Taking meat home….airplane

nberres

New Member
LRH Team Member
Joined
Dec 8, 2019
Messages
3
Location
Wisconsin
For 1 -2 coolers make sure all your meat it frozen solid and pre-chill your coolers the night before with a bag of ice. Before your flight dump the ice and pack full with meat. Any extra room you can ball up newspaper to add some extra insulation. I've flown for 20+ hours and had my meat or fish arrive fine this way. I have shipped with dry ice but it has extra regulations and takes away from the total weight you can bring back. For large amounts you can look into freezing it and shipping it air cargo to a shipping hub near you. Much more cost effective than a bunch of checked bags. Plan ahead though some airlines you need to fill out paper work to be a known shipper. Some processors may be known shippers and offer this option, also a good option if your antlers exceed check bag dimensions
 

basinman

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Joined
Jan 9, 2014
Messages
356
Location
Butte La Rose, LA
We used a small privately owned shipping company (Mail Boxes, Etc.) to ship back our meat from Wyoming. They handled everything and used dry ice to pack it in special water proof boxes.
 

dustin280zx

Active Member
Joined
Sep 26, 2011
Messages
28
My wife, sister-in-law, and I brought back almost 200 pounds of yellowfin tuna filets in two cheap dollar general igloo coolers which held about 47 (cooler was 3) pounds each of solidly frozen vacumm sealed filets and we each had 25-30 pounds of vacuum sealed frozen filets in our backpack coolers that was our "personal" item. The airlines nail get you on oversize luggage (linear inches) and over 50 pounds. Only two filets partially Thawed in two of the backpack coolers. That was about 14 hours total in cooler. We did the same thing bringing back 100 pounds of halibut from Alaska but used a cheap walkmart cardboard covered styrofoam thing instead. Nothing thawed. The key is to make sure the meat is well froze prior to leaving and don't have snacks in the backpack cooler that you need to open and such it many times.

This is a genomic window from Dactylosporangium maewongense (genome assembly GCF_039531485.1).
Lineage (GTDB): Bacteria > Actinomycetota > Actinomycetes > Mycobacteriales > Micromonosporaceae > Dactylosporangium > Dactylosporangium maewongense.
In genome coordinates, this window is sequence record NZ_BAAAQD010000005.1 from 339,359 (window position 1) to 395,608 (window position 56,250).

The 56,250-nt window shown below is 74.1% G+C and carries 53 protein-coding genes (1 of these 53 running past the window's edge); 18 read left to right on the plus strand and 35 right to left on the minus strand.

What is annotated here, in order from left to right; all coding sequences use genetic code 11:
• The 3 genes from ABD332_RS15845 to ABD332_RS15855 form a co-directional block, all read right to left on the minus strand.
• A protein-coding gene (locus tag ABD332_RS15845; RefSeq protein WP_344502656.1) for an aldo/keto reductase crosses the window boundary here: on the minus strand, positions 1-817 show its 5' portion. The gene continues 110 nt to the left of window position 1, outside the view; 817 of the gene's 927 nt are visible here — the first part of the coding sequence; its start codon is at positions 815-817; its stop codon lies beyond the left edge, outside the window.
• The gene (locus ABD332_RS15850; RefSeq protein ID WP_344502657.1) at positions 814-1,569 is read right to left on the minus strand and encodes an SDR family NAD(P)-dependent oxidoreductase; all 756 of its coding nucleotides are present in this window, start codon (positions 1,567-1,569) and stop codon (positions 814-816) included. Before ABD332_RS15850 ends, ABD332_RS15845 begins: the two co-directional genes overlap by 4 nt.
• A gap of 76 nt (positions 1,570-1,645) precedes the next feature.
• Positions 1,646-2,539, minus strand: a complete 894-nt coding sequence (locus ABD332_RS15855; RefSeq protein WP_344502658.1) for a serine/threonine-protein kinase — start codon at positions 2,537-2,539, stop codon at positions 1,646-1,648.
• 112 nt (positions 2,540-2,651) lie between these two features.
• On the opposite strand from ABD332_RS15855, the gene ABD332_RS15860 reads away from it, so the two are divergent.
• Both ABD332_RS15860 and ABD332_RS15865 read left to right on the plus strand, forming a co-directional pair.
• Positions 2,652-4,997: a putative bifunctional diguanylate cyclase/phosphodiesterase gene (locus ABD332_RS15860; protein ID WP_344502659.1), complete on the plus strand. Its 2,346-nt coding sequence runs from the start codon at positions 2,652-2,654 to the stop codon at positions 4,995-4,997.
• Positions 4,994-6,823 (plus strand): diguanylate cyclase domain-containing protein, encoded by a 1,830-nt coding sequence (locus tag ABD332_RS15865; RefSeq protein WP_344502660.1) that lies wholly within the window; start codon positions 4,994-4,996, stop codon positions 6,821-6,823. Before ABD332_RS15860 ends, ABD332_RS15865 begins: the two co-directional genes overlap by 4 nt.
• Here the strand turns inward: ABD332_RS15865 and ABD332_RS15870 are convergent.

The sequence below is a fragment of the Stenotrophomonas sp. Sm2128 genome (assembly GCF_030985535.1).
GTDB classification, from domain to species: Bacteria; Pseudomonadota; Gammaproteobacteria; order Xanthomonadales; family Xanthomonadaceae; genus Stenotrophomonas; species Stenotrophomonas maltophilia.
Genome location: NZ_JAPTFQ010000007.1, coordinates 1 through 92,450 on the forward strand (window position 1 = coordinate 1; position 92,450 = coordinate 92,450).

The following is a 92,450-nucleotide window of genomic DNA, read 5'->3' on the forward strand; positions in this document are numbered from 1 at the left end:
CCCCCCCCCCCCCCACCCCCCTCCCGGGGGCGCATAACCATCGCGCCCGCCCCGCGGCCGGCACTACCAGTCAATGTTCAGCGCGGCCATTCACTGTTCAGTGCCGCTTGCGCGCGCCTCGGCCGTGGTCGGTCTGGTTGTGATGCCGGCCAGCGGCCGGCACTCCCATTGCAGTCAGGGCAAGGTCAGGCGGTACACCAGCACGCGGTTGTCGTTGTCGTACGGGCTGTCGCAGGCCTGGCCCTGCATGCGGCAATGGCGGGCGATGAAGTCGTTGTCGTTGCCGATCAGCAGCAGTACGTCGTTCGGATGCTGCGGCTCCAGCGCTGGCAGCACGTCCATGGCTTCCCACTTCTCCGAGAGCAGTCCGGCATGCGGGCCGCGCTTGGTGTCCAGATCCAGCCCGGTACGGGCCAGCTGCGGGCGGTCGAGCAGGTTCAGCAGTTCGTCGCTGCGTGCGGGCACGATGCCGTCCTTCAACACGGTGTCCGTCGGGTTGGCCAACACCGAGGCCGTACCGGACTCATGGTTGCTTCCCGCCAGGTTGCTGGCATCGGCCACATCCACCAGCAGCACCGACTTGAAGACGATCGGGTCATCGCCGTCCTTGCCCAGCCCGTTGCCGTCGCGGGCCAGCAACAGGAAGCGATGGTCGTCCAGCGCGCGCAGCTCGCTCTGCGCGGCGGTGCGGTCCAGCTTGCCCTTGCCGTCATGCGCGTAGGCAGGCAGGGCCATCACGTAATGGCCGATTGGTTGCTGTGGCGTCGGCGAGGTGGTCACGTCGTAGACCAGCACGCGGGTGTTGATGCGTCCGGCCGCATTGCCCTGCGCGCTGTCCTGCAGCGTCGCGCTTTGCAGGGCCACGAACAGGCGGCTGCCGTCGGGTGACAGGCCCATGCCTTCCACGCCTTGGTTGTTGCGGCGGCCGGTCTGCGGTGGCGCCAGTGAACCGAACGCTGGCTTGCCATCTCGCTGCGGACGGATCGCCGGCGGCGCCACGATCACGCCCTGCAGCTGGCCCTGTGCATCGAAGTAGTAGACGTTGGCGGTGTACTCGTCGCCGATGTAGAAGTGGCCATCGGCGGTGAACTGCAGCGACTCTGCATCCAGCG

big johnson

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Joined
Nov 24, 2020
Messages
93
Location
E. Wenatchee, WA. 98802
I think TSA has banned dry ice. I fly to kona every year and take venison to the locals. I use a rtic 20 qt.soft cooler, fill it with ice the night before to cool it down. Just before heading to the airport I pack it full of frozen meat and take it as a carry on. It'll fit in the over head bins. When I come home I do the same thing with smoked wild pig from my local buddies in Hilo and Kona. Up to 20 hrs, with flight delays no problem.
 

257WTBY

Well-Known Member
Joined
Oct 27, 2012
Messages
366
Location
WA STATE
We overnight ship it. Freeze it solid and put in card board coolers tape it up good drop it off at shippers and it is there the next day. Done it several times never lost any meat. Make sure box doesnt have any air space in it pack them full.
 

TheZigor

New Member
Joined
Apr 22, 2021
Messages
2
Location
CA
sense no one has mentioned it, I would check out being a known shipper with an airlines. I fly a lot to hunt and also hunt AK every year. The cost was getting out of hand especially if you want to being home a moose and a caribou, so I became an "Alaska Known Shipper" It is through Alaska Air Lines and It allows you to book cargo on domestic or commercial flights just like you would book a plain ticket. You can also choose to book refrigerated or non refrigerated flights. This is key if you don't have a place to pre freeze your meat or come out of the bush and fly home right away. You're paying cargo rates so I believe the last time it was about .30 cents per pound. You just book a flight drop it off at the airport and pick it up from whatever airport you want to have it shipped to. It cost money to become a know shipper and a yearly fee but for me its cheaper in the long run. You can also ship all of your hunting gear a head of you and have it held at the airport. May be something worth looking into.
 

cabelasken

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Joined
Feb 22, 2021
Messages
149
Location
Nevada
I fly back from AK with 2 to 4 coolers every year of salmon and halibut I catch up there (and moose and caribou burger from my buddy) . For about 10 years now I simply have it frozen for at least 24 hrs prior to leaving and use the cheap insulated meat boxes from Walmart to fly home with it. Never lost any meat to thawing
I do the same. Those insulated meat boxes hold just under the 50# weight limit and weigh next to nothing. Most of the hardware stores in AK carry these insulated boxes and if you save the styrofoam insert and the box, they will last for many trips. Just bring some tape, a marker, and some twine to get it ready for shipment. Some airports require you to open the box before being loaded into the luggage holds, so I don't tape before getting the okie dokie from the airline.
 

dwolfbearer

Member
Joined
Feb 26, 2008
Messages
12
Freeze the meat solid, pack into a cheap/light cooler right before you leave for the airport, make sure you weight it!
 
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